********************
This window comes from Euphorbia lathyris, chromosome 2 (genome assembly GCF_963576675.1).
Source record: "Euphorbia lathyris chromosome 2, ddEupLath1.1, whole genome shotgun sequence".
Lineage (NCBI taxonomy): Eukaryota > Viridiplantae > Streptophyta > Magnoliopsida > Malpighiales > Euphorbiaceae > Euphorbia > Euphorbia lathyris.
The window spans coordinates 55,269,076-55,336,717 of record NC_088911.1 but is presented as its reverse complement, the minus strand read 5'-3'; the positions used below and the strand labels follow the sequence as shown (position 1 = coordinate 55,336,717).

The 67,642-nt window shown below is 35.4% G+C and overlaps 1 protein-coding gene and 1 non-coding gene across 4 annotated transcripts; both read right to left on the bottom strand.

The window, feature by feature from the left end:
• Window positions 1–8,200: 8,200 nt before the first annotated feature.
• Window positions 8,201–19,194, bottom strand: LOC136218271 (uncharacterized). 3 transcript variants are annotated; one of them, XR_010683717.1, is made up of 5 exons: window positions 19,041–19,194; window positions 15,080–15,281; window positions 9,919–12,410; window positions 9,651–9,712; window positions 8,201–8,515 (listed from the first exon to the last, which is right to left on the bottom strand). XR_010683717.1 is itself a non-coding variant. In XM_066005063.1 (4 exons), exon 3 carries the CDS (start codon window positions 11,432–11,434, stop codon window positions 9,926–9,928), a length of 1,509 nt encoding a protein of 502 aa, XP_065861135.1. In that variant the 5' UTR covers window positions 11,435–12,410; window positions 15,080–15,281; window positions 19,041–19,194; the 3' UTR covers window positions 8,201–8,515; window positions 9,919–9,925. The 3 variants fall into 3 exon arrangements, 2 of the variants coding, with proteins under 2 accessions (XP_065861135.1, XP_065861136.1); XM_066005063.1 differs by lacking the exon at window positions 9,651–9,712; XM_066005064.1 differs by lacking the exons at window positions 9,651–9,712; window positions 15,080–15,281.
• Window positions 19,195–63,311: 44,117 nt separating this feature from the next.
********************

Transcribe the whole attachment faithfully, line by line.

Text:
This window comes from Euphorbia lathyris, chromosome 2 (genome assembly GCF_963576675.1).
Source record: "Euphorbia lathyris chromosome 2, ddEupLath1.1, whole genome shotgun sequence".
Lineage (NCBI taxonomy): Eukaryota > Viridiplantae > Streptophyta > Magnoliopsida > Malpighiales > Euphorbiaceae > Euphorbia > Euphorbia lathyris.
The window spans coordinates 55,269,076-55,336,717 of record NC_088911.1 but is presented as its reverse complement, the minus strand read 5'-3'; the positions used below and the strand labels follow the sequence as shown (position 1 = coordinate 55,336,717).

The 67,642-nt window shown below is 35.4% G+C and overlaps 1 protein-coding gene and 1 non-coding gene across 4 annotated transcripts; both read right to left on the bottom strand.

The window, feature by feature from the left end:
• Window positions 1–8,200: 8,200 nt before the first annotated feature.
• Window positions 8,201–19,194, bottom strand: LOC136218271 (uncharacterized). 3 transcript variants are annotated; one of them, XR_010683717.1, is made up of 5 exons: window positions 19,041–19,194; window positions 15,080–15,281; window positions 9,919–12,410; window positions 9,651–9,712; window positions 8,201–8,515 (listed from the first exon to the last, which is right to left on the bottom strand). XR_010683717.1 is itself a non-coding variant. In XM_066005063.1 (4 exons), exon 3 carries the CDS (start codon window positions 11,432–11,434, stop codon window positions 9,926–9,928), a length of 1,509 nt encoding a protein of 502 aa, XP_065861135.1. In that variant the 5' UTR covers window positions 11,435–12,410; window positions 15,080–15,281; window positions 19,041–19,194; the 3' UTR covers window positions 8,201–8,515; window positions 9,919–9,925. The 3 variants fall into 3 exon arrangements, 2 of the variants coding, with proteins under 2 accessions (XP_065861135.1, XP_065861136.1); XM_066005063.1 differs by lacking the exon at window positions 9,651–9,712; XM_066005064.1 differs by lacking the exons at window positions 9,651–9,712; window positions 15,080–15,281.
• Window positions 19,195–63,311: 44,117 nt separating this feature from the next.